Texts by Benjamin H.D. Buchloh and Manfred Hermes
For more than thirty years, Isa Genzken has been developing a versatile oeuvre, continually extending it by adding new aspects. Her settings, her unusual combinations of materials, and the fragile but monumental character of her constructions reflect the surrounding world and the fragility of human existence. Her work—which includes sculptures and installations as well as photography, collage, and film—explores the space between public claims and private artistic autonomy, thus defining an interface where the personal and the universal meet. The formal and conceptual rigor at the root of Isa Genzken’s approach is tempered by unrestricted freedom, producing works that can be interpreted and experienced on very different levels. A central role is played by the choice and combination of materials with different connotations which the artist finds at home depots, builders’ suppliers, and department stores: whereas in the past Genzken used wood, plaster, epoxy resins, and above all concrete, the material of Modernism, her main materials today are plastic, synthetics, and a wide range of mirrors, as well as everyday items and consumer goods such as chairs—design classics alongside cheap camping chairs—garments, and plastic dolls and animals.
For her exhibition in the Hauptraum at the Secession, Isa Genzken has devised an installation with new sculptures and pieces on the wall: wheelchairs and seats draped in various textiles, ribbons, and sheets, walking frames, anthropomorphic figures, and wall-filling collages made from mirrors, photos, and adhesive tape create a carefully arranged image. Warholesque baby dolls with their outsize glasses look like prematurely aged children or, conversely, like infantilized adults, waiting under tattered parasols on a Hollywood set for shooting to recommence. But less than this bizarre scene, what is disconcerting here is the cool precision with which, for all the piece’s figurativeness, no story is told. Dolls and animals form heterogeneous abstract surfaces, but they are not deployed to narrative ends, and neither are other materials such as the mirrors, plastic sheeting, or the paint dripped or sprayed over many of the sculptures.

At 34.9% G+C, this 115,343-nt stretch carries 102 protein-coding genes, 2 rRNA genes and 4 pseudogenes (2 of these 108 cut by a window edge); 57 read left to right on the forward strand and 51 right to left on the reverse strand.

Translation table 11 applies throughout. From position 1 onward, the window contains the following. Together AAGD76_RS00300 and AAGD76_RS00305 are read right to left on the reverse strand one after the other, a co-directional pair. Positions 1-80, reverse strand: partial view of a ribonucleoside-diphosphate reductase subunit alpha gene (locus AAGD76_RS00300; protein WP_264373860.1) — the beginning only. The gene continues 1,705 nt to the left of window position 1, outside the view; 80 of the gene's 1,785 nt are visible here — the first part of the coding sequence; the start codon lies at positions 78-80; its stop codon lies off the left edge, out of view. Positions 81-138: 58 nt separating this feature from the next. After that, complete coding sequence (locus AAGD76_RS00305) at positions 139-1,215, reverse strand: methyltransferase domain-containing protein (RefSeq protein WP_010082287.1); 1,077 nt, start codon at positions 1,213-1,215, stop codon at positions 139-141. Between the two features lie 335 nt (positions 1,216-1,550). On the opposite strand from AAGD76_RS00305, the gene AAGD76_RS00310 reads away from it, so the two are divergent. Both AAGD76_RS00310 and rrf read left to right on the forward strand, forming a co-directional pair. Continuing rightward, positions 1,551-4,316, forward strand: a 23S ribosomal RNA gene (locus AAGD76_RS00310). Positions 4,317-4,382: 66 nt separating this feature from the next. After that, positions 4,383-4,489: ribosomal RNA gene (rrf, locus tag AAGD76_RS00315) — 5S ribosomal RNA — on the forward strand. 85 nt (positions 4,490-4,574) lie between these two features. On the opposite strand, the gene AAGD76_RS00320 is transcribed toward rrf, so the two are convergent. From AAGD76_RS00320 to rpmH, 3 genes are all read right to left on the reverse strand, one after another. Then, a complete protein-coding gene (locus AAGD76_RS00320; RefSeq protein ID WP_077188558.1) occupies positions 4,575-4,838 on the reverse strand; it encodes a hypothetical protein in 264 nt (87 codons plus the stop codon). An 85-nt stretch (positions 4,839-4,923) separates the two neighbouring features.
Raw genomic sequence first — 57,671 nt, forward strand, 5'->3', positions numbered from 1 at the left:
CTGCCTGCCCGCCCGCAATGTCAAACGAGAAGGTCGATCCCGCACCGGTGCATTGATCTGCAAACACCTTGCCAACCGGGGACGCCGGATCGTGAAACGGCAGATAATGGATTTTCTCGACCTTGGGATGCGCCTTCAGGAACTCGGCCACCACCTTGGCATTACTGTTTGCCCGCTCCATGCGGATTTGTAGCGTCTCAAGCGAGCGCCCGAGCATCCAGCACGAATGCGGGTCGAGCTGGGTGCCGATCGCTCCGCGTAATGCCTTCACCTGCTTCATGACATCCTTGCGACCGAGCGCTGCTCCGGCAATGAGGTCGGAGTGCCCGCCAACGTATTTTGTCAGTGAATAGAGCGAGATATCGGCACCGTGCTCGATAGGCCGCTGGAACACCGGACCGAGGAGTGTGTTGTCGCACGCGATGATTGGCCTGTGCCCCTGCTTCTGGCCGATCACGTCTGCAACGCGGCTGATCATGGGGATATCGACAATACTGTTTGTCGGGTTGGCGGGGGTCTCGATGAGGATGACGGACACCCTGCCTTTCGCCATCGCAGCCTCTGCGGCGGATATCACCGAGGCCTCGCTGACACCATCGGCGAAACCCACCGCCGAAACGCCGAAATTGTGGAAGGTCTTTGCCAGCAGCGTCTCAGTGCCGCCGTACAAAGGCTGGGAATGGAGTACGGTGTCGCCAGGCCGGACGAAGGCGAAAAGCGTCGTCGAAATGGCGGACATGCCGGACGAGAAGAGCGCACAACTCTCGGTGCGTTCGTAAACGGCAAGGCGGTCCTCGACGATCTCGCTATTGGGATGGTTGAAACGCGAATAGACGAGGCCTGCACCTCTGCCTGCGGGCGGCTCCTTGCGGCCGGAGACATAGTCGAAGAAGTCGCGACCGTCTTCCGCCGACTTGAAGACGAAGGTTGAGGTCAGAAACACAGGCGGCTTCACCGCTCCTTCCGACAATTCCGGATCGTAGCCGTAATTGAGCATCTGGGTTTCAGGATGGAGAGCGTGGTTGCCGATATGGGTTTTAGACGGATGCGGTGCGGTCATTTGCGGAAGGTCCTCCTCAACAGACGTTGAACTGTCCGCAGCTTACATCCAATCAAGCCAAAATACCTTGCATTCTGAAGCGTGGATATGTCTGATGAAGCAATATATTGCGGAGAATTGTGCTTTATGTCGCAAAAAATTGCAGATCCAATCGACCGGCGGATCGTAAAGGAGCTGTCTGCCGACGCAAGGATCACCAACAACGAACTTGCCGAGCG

The new works relate to Genzken’s recent Empire/Vampire series. But while these works were presented on plinths at eye level, at the Secession, the entire space turns into a kind of plinth and the visitors become part of this scenario that is both beguilingly beautiful and disturbing at the same time. The works turn an imaginary inner space outwards, but rather than being something merely invented, the space always refers to the real—a comparative moment against which all the pieces can be measured. In an interview with Wolfgang Tillmans, Isa Genzken describes the way she thinks a sculpture should look: “It must have a certain relation to reality. I mean, not airy-fairy, let alone fabricated, so aloof and polite. [...] Rather, a sculpture is really a photo – although it can be shifted, it must still always have an aspect that reality has too.”